Miners 'whitewashing' sustainability data

The latest Responsible Mining Index (RMI) study assessing mining companies’ economic, environmental, social and governance practices reveals partial and selective reporting on sustainability goals
Miners 'whitewashing' sustainability data Miners 'whitewashing' sustainability data Miners 'whitewashing' sustainability data Miners 'whitewashing' sustainability data Miners 'whitewashing' sustainability data

While there were examples of responsible practices from a variety of companies in the report, RMF said these were inconsistent within companies and across the sector as a whole

Staff reporter

The Responsible Mining Foundation (RMF) today released its RMI Report 2020, highlighting the tendency of miners to gloss over negative effects - that do not align with the UN Sustainable Development Goals (SDGs) - in their sustainability reporting.

RMF CEO Hélène Piaget said: "The SDGs provide a valuable societal framework for reporting and action on economic, social and environmental concerns, but an unbalanced emphasis on the ‘good' that companies do may obscure the negative impacts, be they inherent or unintentional, that may impede the achievement of the SDG goals.''

The one-year, "evidence-based" study looked at 38 large-scale mining companies operating across more than 780 mine sites in 45 countries, accounting for 28% of global mining activity based on production value.

The list of companies includes, among others, Anglo American, Barrick Gold, BHP, Fortescue, Glencore, Newmont, Rio Tinto and Vale.

While the 2020 update showed a modest improvement on many issues by companies that were also assessed in 2018, RMF noted that this was mainly due to companies making various commitments rather than evidence backing up concrete actions.

"So while commitments are a step in the right direction, the mining sector as a whole would benefit - both in terms of its performance and its trust-building with other stakeholders - from being able to demonstrate more consistent implementation of commitments across operational portfolios and across issues," the independent research organisation said.

Accordingly, this implies a disconnect between mining companies' policies and actions taken at mine sites.

Moreover, RMF claimed that the miners were unable to show evidence of sharing valuable mine-site information around issues that would be of interest to communities, workers, governments and investors - such as  local procurement, grievances or air and water quality.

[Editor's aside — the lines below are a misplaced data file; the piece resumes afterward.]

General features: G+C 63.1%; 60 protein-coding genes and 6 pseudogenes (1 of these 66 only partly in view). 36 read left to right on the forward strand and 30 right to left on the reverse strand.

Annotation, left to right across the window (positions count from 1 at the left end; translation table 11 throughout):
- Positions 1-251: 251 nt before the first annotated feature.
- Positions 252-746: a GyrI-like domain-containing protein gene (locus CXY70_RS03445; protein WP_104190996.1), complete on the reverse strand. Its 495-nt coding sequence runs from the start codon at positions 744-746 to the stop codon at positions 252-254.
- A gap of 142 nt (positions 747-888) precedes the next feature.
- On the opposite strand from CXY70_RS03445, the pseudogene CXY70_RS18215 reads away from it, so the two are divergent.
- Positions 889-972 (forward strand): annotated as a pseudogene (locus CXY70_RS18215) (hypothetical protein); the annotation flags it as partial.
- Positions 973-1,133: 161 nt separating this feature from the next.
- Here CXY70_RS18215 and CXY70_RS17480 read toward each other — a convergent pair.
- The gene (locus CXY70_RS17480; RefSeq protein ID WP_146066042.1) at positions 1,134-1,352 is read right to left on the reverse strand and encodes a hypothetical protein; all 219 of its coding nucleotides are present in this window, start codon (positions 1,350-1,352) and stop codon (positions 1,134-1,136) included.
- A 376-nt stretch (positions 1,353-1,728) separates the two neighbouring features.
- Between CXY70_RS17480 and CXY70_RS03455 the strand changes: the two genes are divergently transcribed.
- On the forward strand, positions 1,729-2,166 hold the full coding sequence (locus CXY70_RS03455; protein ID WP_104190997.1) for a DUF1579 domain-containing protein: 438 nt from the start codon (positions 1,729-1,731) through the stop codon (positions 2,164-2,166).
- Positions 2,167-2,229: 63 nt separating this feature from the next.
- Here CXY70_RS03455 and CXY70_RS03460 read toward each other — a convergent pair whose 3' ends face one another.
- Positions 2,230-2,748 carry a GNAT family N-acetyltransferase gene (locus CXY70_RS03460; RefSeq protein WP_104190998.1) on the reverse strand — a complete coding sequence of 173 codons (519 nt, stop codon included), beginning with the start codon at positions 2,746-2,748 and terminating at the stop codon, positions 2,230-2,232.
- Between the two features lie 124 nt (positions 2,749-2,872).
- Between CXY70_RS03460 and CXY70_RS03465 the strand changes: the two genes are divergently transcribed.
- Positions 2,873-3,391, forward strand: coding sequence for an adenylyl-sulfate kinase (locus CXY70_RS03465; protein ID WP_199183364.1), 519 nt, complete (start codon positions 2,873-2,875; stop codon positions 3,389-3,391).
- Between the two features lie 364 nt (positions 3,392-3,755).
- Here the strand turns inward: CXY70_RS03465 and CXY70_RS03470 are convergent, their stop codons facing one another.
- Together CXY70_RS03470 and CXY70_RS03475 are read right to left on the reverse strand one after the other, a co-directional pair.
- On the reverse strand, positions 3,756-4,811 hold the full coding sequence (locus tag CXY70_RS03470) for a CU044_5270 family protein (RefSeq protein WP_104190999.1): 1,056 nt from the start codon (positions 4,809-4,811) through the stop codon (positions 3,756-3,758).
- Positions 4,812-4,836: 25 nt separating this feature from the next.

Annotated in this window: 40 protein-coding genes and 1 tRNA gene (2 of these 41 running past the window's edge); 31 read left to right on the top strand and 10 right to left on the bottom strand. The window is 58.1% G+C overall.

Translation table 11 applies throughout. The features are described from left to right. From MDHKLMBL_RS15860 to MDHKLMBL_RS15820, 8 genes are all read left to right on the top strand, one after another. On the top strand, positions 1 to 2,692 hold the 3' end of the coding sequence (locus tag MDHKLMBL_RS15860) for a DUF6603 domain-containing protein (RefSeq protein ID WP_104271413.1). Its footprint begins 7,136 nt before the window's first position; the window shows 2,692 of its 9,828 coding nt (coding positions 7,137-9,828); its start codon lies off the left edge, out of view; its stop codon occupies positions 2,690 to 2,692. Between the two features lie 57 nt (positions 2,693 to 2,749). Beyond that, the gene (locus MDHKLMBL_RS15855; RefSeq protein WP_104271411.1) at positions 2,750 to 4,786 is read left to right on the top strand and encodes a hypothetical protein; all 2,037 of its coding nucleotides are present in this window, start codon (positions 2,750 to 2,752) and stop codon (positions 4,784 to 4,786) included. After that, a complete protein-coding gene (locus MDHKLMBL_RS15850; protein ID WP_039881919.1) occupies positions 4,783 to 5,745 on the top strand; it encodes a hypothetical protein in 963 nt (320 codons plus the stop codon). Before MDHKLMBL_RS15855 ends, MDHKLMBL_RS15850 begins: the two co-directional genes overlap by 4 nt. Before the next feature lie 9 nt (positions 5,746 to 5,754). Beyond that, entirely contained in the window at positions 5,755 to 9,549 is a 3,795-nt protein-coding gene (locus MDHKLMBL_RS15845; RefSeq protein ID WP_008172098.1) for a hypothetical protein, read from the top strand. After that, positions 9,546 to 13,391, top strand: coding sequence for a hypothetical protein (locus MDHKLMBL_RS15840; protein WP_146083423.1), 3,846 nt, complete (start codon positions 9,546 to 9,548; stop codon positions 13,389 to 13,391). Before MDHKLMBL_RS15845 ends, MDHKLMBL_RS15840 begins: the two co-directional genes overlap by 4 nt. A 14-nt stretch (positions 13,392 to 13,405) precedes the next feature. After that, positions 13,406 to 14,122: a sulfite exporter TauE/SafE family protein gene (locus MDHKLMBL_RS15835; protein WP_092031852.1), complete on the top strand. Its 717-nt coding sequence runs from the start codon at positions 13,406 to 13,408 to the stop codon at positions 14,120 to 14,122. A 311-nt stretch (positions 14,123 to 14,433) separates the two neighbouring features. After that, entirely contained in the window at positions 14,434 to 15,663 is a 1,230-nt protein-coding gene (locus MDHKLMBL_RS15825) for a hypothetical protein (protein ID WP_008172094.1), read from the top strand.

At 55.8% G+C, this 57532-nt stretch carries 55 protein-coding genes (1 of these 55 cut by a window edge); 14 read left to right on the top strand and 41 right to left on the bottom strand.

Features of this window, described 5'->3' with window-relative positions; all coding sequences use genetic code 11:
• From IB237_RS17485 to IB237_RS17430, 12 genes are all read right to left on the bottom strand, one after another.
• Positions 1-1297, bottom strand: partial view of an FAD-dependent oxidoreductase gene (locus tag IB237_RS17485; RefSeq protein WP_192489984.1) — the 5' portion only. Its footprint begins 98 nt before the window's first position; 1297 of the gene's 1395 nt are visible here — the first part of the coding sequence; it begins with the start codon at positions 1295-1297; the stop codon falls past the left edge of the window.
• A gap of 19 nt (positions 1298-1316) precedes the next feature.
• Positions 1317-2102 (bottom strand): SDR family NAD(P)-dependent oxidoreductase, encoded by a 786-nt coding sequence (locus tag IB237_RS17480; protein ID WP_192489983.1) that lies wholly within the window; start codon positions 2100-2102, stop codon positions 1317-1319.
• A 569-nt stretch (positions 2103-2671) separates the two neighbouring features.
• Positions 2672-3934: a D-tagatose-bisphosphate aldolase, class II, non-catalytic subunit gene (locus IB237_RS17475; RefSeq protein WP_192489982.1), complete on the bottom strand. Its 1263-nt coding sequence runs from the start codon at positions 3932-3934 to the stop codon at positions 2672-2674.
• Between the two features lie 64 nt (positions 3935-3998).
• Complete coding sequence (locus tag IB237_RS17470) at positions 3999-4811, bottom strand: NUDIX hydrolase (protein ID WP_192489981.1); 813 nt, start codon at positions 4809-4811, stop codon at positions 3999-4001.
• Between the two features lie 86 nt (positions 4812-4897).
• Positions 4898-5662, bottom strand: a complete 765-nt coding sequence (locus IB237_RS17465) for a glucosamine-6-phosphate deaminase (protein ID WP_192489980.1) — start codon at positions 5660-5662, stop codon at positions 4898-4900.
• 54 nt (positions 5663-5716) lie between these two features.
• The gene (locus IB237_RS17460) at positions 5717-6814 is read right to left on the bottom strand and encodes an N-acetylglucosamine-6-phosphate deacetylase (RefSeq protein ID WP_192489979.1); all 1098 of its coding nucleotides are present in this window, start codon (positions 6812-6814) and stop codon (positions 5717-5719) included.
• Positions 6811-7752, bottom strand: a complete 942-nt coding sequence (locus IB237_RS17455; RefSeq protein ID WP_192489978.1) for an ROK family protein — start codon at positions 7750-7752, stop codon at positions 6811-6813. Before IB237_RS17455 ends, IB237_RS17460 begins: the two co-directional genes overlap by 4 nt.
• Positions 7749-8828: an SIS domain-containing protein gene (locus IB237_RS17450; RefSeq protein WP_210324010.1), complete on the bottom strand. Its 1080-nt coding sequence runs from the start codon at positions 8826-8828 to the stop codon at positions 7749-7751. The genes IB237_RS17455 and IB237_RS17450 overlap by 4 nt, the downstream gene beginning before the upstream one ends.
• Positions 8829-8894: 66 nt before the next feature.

Referring to recent mine tailings dam failures in Brazil and elsewhere, Afshin Mehrpouya, associate professor at HEC Paris and member of the RMF board, said that such events "put into stark perspective companies' claims of responsible mining".

The events did however result in an investor-led demand for mining companies to disclose data on their tailing storage facilities.

"While the trust-deficit with society is recognised as the number one risk for mining companies, the RMI Report 2020 acts as a prompt to the industry to eliminate the need to respond to multiple information requests," Piaget said.

"By proactively making EESG data available - starting at individual mine sites and in open data formats companies can help to build trust, limit risk, and show respect. In fact, more proactive data disclosure will reduce the demand for companies' reporting."

The RMI reports are being released every two years, with the first report launched in April 2018. RMF said the report's analytical framework consisted of six areas: economic development, business conduct, lifecycle management, community wellbeing, working conditions and environmental responsibility.

RMF is primarily funded by the governments of Switzerland and the Netherlands, as well as the Triodos Foundation.